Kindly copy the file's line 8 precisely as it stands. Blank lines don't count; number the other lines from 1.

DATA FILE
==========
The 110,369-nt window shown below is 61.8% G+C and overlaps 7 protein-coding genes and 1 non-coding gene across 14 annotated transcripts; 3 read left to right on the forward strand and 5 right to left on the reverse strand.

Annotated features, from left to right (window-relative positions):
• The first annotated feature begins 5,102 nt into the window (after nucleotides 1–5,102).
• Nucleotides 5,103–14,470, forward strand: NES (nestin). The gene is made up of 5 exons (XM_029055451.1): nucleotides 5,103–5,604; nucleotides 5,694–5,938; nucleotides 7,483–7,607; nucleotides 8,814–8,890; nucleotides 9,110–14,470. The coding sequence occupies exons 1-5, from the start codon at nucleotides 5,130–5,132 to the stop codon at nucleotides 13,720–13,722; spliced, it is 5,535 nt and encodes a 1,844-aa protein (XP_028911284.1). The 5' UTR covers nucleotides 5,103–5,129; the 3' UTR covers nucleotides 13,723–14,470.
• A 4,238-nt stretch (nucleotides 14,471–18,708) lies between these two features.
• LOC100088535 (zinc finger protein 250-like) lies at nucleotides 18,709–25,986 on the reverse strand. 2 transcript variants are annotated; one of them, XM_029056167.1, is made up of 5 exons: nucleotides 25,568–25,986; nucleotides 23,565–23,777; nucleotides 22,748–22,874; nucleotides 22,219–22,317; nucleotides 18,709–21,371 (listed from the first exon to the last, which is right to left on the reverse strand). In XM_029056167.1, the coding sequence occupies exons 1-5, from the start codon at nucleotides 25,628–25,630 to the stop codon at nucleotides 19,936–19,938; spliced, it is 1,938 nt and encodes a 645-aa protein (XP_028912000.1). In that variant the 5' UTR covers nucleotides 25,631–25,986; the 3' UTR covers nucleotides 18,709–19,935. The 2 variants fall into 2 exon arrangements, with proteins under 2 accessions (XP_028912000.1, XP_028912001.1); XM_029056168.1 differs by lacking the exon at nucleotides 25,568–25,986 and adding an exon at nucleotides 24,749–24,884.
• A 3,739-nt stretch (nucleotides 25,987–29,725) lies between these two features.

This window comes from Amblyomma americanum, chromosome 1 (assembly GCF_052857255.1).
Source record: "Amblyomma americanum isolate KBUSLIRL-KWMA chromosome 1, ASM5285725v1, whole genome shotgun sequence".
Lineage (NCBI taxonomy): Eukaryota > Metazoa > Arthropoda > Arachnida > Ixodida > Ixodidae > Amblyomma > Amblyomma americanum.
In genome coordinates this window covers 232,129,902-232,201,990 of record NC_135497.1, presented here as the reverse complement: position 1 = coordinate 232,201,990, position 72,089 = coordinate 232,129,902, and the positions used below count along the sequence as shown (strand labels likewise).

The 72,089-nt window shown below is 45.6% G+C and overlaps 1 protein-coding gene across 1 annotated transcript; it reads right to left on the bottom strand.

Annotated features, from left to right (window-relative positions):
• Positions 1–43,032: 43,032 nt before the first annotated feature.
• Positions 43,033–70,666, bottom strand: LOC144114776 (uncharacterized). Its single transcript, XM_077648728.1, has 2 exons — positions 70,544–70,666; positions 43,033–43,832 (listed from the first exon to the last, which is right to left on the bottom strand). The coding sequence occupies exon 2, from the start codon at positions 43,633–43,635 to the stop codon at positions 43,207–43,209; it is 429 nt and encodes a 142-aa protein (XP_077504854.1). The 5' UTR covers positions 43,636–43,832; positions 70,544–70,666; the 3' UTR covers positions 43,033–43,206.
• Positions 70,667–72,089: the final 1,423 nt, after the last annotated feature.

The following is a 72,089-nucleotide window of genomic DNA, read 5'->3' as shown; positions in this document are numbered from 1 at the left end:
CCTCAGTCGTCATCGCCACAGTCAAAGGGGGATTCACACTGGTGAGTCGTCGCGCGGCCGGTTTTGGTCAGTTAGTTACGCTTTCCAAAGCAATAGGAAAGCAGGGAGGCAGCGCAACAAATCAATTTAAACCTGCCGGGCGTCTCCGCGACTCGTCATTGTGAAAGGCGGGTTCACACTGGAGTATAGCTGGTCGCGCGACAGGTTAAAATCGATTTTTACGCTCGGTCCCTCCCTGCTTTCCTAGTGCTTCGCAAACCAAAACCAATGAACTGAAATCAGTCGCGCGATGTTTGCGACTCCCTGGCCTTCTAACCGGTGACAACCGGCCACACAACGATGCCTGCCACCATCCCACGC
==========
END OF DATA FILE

This window comes from Amblyomma americanum, chromosome 1 (assembly GCF_052857255.1).